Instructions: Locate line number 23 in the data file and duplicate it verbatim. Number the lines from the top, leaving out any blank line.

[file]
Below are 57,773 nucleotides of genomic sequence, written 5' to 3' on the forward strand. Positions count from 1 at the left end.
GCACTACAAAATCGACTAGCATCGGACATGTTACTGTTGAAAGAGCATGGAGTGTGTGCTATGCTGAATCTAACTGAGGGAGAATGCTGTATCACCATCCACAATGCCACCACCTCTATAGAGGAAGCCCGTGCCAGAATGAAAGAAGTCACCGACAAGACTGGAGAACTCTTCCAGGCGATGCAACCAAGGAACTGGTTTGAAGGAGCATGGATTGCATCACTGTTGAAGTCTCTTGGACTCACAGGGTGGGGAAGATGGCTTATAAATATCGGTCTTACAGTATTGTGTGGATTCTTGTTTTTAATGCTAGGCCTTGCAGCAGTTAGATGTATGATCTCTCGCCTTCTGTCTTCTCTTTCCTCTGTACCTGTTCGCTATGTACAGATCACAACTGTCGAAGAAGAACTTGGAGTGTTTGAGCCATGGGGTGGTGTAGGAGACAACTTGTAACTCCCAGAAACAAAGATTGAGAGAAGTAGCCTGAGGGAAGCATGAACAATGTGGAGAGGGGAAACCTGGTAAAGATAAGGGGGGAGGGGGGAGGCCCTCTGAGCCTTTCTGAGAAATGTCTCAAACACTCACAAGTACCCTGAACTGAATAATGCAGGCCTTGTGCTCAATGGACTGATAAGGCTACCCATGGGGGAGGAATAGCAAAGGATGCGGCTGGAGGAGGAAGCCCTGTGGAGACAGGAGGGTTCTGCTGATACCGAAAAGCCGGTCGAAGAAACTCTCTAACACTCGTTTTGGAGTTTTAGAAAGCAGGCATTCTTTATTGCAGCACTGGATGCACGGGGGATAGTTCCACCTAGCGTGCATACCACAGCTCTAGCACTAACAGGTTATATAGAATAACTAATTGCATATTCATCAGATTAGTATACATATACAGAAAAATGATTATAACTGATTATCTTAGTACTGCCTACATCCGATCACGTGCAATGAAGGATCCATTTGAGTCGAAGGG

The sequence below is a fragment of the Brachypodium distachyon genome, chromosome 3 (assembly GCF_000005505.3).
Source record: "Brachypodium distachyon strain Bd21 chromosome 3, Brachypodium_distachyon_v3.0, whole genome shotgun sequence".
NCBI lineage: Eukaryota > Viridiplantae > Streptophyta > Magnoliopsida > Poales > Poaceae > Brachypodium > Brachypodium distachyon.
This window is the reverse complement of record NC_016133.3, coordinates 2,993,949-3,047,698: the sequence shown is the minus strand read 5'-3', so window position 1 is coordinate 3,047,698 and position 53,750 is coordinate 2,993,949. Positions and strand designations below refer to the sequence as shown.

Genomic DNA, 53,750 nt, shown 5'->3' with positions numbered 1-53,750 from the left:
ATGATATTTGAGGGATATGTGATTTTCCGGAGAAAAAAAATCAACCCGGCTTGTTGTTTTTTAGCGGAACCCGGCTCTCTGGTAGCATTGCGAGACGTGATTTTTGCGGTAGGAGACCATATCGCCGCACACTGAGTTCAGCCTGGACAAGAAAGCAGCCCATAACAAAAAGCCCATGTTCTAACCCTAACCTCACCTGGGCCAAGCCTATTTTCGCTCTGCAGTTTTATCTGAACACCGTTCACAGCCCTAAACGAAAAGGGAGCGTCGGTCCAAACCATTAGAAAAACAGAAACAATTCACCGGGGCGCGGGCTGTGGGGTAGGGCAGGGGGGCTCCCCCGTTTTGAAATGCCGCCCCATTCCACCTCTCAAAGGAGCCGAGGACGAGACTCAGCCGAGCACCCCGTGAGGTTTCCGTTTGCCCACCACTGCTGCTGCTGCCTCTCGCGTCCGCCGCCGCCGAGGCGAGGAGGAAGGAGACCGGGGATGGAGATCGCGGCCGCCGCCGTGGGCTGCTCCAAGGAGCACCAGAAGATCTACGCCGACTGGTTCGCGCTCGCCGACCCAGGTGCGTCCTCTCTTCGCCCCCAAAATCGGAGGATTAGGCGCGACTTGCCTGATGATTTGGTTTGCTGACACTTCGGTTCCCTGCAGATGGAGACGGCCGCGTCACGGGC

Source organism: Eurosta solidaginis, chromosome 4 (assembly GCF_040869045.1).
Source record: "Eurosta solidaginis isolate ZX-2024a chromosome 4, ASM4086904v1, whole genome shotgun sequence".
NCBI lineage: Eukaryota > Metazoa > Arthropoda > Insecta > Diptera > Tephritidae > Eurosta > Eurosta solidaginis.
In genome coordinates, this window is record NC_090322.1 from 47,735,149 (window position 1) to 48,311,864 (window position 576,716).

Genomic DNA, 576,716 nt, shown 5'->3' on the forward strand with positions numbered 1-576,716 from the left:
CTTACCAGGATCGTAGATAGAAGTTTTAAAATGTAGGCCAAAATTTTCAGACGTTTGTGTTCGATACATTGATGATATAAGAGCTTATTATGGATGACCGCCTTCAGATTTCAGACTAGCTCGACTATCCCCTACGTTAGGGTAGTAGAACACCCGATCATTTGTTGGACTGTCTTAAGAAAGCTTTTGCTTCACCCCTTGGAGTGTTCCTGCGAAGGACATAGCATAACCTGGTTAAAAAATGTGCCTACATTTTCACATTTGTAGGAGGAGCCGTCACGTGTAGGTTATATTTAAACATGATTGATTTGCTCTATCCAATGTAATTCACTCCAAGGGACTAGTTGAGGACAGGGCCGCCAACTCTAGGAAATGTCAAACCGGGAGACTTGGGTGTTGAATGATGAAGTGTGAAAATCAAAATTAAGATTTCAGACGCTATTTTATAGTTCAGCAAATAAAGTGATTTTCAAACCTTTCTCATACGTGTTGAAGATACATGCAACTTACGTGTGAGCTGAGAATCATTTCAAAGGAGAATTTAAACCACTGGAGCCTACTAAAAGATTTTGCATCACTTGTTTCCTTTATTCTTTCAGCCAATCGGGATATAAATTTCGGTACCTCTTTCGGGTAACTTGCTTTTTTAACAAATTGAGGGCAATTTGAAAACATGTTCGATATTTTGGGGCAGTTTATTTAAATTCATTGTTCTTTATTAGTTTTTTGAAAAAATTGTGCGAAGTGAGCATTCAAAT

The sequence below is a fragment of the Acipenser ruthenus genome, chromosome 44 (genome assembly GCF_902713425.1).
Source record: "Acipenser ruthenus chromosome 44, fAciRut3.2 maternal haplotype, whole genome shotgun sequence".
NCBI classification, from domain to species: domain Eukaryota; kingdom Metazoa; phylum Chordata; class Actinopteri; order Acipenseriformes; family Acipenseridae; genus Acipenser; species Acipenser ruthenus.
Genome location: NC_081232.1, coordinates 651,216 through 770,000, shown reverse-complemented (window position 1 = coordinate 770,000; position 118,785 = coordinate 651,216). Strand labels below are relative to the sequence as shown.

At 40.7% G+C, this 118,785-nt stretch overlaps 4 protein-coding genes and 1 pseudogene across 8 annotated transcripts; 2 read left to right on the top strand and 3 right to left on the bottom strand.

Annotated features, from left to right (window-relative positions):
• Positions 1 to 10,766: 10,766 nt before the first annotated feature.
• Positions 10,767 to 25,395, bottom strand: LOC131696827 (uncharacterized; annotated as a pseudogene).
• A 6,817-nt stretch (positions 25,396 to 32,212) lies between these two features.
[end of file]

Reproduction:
• A 6,817-nt stretch (positions 25,396 to 32,212) lies between these two features.